He’s nearly 70. Let’s assume he wants Russia to expand, gobble up Ukraine, and other former parts of the USSR before he dies. Does he expect this mega-state to hold together indefinitely? Does he not care if it does? Does he foresee a mega-Russia continuing to maintain Ukraine as a vassal state? Does he have some sort of “worthy” succession plan?
What’s his long-term thinking, decades, even centuries, rather than years or months?
The problem for a dictator in setting up any sort of “succession plan” is that you immediately create a competing power center around your putative successor. That’s why, in those cases where they do name a successor, they often go with their offspring, whom presumably have at least a little personal loyalty toward the dictator.
Is it possible that he’s thinking not in terms of a good successor, but a bad one?
Imagine that, as you say, he wants Russia to expand, gobble up Ukraine, and other former parts of the USSR before he dies — but that he doesn’t expect this mega-state to hold together indefinitely. Imagine for a moment that he expects it to last until after he dies, at which point it fails on his successor’s watch.
Is it possible that people then say, gosh, if his successor had been as smart and ruthless as Putin, it could’ve, would’ve, kept holding together; but his successor, well, that guy was no Putin, was he? Didn’t have the grand shrewdness of The Great Man, did he?
I don’t know why you think this should be such a priority for Putin, or that failing to plan for his succession makes him “clinically insane.” How many average Americans have done zip in terms of planning for their inevitable demise?
However, there is a legal line of succession in Russia – legally, the Prime Minister takes over should Putin die. He recently appointed Mikhail Mishustin, a little-known tax official, to this post. Whether or not Mishustin would de facto be able to wield authority if Putin dies is up in the air.
Well, i think it’s sort of nutty to be going to all this effort, killing so many Russian soldiers, creating such a mess, at this moment without some sort of coherent plan for what he wants out of it. If your answer is “Attention,” then that’s a species of insanity, no?
The difference between Putin and an average American who hasn’t planned for his own demise very carefully (I’m one of them, btw) is that the state will swoop in and make some choices that I’ve failed to make, and the final disposition of my worldly goods is a routine problem for the state (and my family) that happens every day–it affects no one, other than my family members being inconvenienced and it’s an inconsiderate thing for me to do to them that they’ll probably get over after a few weeks of cursing me out. With Putin, you’re talking about affecting millions of Russians, starting a civil war, changing Russia’s future for generations, all of which he could have an influence on, if he wanted to. I suspect he does have clear preferences that we don’t know much about, hence this thread: what are his long-term goals?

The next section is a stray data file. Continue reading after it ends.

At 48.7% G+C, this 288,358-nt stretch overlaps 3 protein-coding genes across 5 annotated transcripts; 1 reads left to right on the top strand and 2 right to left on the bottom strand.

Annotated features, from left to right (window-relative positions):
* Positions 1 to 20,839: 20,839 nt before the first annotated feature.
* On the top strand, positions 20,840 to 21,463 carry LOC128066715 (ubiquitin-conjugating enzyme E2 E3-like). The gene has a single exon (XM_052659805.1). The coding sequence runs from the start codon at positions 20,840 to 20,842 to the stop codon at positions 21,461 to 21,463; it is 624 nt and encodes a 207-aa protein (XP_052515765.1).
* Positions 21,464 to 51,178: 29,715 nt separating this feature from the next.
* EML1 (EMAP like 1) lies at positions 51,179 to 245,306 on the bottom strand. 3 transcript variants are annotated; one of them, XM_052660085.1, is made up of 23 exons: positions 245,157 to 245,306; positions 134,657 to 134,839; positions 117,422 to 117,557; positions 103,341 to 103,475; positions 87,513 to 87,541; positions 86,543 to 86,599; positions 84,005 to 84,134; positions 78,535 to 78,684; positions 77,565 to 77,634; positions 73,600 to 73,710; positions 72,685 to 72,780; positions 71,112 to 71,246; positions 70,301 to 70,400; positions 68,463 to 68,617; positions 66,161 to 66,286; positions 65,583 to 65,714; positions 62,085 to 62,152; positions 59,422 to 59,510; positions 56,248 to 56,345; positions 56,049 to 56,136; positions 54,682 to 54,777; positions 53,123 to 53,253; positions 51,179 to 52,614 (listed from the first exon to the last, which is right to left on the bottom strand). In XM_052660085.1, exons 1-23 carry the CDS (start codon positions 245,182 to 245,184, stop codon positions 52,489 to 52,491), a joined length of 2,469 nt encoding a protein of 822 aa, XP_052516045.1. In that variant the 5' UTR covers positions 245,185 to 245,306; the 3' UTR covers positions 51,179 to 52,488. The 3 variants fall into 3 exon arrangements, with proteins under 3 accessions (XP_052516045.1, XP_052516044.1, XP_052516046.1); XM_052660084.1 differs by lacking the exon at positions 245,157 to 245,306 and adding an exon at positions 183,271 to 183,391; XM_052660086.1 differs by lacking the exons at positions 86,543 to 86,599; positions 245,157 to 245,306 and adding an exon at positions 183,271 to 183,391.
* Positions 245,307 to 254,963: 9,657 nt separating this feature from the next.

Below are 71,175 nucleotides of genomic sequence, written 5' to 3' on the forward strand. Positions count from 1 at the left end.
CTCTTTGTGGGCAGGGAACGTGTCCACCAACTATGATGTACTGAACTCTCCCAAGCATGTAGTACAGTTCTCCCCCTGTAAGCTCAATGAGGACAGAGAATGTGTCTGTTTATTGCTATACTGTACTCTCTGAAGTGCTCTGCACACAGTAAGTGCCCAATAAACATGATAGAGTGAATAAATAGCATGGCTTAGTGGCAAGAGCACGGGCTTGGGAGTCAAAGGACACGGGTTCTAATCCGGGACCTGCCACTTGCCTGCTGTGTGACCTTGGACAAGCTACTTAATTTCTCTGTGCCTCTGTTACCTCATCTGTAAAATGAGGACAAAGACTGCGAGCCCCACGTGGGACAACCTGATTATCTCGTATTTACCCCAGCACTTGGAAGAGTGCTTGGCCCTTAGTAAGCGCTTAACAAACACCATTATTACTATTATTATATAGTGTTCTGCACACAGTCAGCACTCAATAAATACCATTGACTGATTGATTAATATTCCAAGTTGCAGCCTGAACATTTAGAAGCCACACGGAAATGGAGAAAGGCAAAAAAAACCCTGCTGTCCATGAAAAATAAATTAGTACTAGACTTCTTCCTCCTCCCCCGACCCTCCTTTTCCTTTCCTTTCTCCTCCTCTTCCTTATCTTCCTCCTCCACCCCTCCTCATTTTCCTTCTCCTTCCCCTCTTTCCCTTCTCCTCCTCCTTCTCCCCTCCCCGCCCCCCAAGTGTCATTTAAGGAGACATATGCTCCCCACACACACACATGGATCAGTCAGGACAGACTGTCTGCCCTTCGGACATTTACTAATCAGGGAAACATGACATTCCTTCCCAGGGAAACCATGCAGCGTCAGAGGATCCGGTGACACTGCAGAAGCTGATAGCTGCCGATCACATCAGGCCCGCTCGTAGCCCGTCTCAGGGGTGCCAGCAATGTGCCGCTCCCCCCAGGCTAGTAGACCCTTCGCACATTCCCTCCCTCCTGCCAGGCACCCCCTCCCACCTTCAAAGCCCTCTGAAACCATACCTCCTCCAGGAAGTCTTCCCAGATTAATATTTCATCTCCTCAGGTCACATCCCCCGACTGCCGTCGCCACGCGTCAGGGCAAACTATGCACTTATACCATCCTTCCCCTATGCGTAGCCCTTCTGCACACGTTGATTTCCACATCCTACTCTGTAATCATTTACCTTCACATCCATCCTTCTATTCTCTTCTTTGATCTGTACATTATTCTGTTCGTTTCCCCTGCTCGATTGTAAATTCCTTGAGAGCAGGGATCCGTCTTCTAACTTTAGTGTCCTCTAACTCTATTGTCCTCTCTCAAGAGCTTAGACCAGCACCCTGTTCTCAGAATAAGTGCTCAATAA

Putin’s fantasy is to have his head up on the posters next to Lenin’s. He wants future generations to revere his name.
He doesn’t care if Russia is plunged into abject poverty and misery, so long as all those dying of hunger believe that he was the Great God Vlad, Restorer of Russia’s Glory. He needs Russians to feel nostalgia for his reign and to obsess over him.
I think Mikhail Mishustin is the next in line of succession if Putin shuffles off this mortal coil. Good luck with that, however, as, at least IIRC, he’s like a treasury official or something like that. With no actual political experience (he was simply appointed by Putin when he canned the last guy), and probably isn’t well known to most Russians.
As to what Putin thinks will happen…I’d agree with other posters, that he probably don’t really care. I think he is trying to stay on the horse as long as he can, and that’s his primary focus. Although, he does have some idea about righting all the wrongs the west has done to the Russian people as well as retaking territory he considers to be Russia’s by right, so maybe he does give it a thought. If so, he certainly hasn’t done anything substantial to plan for it, or to have the Russian government prepare for it. He probably can’t, though, to be fair…if he had a 2nd in command who was competent that might be a death sentence for him.
What will almost certainly happen is whoever is strongest, who can put together the biggest or strongest coalition in the Russian government or Russian military will almost certainly take over when Putin does shuffle off.